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It is estimated that almost half of the world's mangroves have been destroyed by man, and until recently, were classified by most governments as "wastelands" or "useless swamps". Nothing could be farther from the truth! Mangroves are absolutely essential for healthy coastal ecosystems.

Mangrove forests are made up of diverse, salt-tolerant trees and other plant species which have adapted to inter-tidal zone of sheltered tropical shores, "overwash" islands, and estuaries. Mangrove trees have specially adapted aerial and salt-filtering roots and salt-excreting leaves that enable them to survive where other plants cannot and literally live in two worlds at once, acting as the interface between the land and the sea.  The stability mangroves provide is of immense importance to nearby coral reefs and sea grass beds, protecting them from silt damage from shoreline erosion which would happen if they were not present and mangroves also help protect coastlines from storm damage. A recent study by the World Conservation Union determined that the presence of mangrove forests made a huge difference in the destruction suffered by two villages in Sri Lanka as a result of the recent 2005 tsunami disaster. The village protected by mangroves had only two deaths, while the other village, which had cleared mangrove forests in the past to build prawn farms and tourist resorts, saw the death of over 6,000 people.

The mangrove forests of the world are extremely important habitats for a number of other reasons. They offer refuge and nursery grounds for juvenile fish, crabs, shrimps and mollusks, and are prime nesting grounds and migratory sites for hundreds of bird species. A wide variety of organisms utilize mangrove habitats, including many endangered species. An estimated 75 percent of fish caught commercially spend some time in the mangroves or are dependent on food chains which can be traced back to these coastal forests.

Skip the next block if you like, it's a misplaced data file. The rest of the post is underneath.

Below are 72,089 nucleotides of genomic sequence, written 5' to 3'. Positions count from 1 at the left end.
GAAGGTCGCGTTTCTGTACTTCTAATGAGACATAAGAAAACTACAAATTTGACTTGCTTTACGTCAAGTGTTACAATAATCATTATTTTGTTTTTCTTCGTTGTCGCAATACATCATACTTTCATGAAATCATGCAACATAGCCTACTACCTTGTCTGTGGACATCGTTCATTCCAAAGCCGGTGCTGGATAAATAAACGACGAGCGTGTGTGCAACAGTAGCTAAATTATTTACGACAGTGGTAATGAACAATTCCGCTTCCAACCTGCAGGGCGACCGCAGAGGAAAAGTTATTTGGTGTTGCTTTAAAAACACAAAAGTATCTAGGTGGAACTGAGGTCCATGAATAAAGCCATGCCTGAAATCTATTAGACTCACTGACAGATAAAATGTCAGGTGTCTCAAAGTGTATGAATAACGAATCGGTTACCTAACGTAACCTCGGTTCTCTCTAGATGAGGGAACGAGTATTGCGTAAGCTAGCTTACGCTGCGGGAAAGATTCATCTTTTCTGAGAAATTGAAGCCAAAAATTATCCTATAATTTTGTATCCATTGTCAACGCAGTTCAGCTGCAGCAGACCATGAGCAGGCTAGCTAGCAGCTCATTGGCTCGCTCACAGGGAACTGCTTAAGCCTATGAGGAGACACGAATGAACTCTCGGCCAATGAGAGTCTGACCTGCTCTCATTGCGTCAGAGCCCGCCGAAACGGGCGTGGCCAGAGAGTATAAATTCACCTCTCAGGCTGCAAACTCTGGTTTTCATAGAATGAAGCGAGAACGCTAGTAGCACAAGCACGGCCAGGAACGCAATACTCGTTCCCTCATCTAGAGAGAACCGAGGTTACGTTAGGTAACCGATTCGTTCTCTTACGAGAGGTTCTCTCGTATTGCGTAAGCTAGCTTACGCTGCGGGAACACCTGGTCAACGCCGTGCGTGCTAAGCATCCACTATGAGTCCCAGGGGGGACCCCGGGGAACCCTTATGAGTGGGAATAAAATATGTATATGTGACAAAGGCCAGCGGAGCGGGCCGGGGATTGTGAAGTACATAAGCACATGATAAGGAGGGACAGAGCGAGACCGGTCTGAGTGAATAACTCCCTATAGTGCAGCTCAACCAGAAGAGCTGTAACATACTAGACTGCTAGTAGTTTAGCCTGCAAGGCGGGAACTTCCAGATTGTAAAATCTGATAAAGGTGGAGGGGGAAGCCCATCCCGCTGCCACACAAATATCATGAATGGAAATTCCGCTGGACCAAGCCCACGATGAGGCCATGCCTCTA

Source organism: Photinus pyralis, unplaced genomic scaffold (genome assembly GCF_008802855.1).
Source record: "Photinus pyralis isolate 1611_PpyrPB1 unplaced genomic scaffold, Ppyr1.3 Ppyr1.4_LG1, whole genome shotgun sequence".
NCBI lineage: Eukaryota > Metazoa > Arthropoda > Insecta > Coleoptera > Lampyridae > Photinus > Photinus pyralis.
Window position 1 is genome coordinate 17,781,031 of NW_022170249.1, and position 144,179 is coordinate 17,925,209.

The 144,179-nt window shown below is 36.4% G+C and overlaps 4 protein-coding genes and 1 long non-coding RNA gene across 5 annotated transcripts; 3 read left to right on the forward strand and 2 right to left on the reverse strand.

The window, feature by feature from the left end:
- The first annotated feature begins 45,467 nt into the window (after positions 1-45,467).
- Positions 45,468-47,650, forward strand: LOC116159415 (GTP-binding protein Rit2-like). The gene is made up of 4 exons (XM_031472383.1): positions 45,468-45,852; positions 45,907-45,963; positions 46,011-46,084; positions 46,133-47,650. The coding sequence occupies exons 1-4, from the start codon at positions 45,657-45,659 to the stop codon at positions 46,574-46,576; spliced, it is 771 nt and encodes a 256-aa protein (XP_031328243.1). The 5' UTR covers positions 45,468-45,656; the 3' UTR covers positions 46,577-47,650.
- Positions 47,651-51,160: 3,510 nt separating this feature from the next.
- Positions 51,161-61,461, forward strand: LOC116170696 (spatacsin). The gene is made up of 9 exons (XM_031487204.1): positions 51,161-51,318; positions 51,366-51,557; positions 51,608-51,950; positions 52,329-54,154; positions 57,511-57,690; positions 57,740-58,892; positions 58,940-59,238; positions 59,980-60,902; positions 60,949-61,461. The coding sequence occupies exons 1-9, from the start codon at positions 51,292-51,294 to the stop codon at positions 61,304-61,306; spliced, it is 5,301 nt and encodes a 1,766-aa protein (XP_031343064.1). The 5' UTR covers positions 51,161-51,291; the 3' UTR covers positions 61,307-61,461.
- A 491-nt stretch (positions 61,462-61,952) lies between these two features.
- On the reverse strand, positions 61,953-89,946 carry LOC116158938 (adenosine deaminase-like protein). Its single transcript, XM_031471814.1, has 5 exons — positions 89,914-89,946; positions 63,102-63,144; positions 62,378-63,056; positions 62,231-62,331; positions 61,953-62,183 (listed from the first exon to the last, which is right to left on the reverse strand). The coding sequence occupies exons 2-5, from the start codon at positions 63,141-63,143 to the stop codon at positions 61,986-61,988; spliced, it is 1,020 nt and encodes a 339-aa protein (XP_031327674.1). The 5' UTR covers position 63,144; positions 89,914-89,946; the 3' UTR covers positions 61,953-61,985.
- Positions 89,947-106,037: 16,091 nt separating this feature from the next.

Mangroves vary in height according to species and environment, from little shrubs to giant trees over 40 meters in height. Estimates of the number of mangrove species range from 54 to 75, and the greatest diversity of mangroves occurs in Southeast Asia. Most mangroves live on muddy soils, but they can also grow on peat, coral rock and sand. If tidal conditions are favorable, they can also be found far upstream in the upper reaches of coastal estuaries.

Mangroves occupy 75% of the tropical coastlines in the world, an estimated 22 million hectares. However, over the past several decades, the total global area occupied by mangroves, almost half, has disappeared as a result of a variety of destructive human activities, including overharvesting, freshwater diversion, oil spills, herbicide and human waster runoff, and widespread dredging and clearing for development tourist resorts.  Mangroves quite simply are being devastated by man and are disappearing at an alarming rate. In comparison, natural destruction of mangroves is relatively low compared to widespread human impacts. Mangroves are also commercially attacked as sources of durable and water resistant wood, medicine, tea, livestock feed and charcoal production. All of which however, are destructive also. One of the most damaging of man's activities towards mangrove forests is the rapidly expanding shrimp aquaculture. This practice poses a grave threat to the world's remaining mangroves. Thousands and thousands of hectares of lush mangrove forests have been destroyed to make room for artificial shrimp ponds which in addition to mangrove destruction are sources of intense coastal pollution.

A major solution to this specific type of mangrove destruction includes a more vigorous regulation of national governments over the expanding shrimp farming industry in their countries. The fate of the remaining mangrove forests may now rest in the hands of the consumers from the wealthy nations that import luxury shrimp products produced from shrimp grown in coastal farms. Since a highly profitable and expanding market is the driving force behind the shrimp industry, a worldwide reduction in consumer demand for pond-raised shrimp is called for.



Florida's Mangroves -"Walking Trees"
Florida Marine Research institute article.

Seacamp Assocation Inc. website focusing on Florida's mangroves. Excellent resource.


Galapagos Islands Mangroves
Travel guide website guide to mangroves in the Galapagos Islands

Mangroves of Singapore
Published by the Singapore Science Center, supported by BP grant


Link Index To Websites About Florida Mangroves
Florida Plant's Online website. Commercial site with good links to other resources.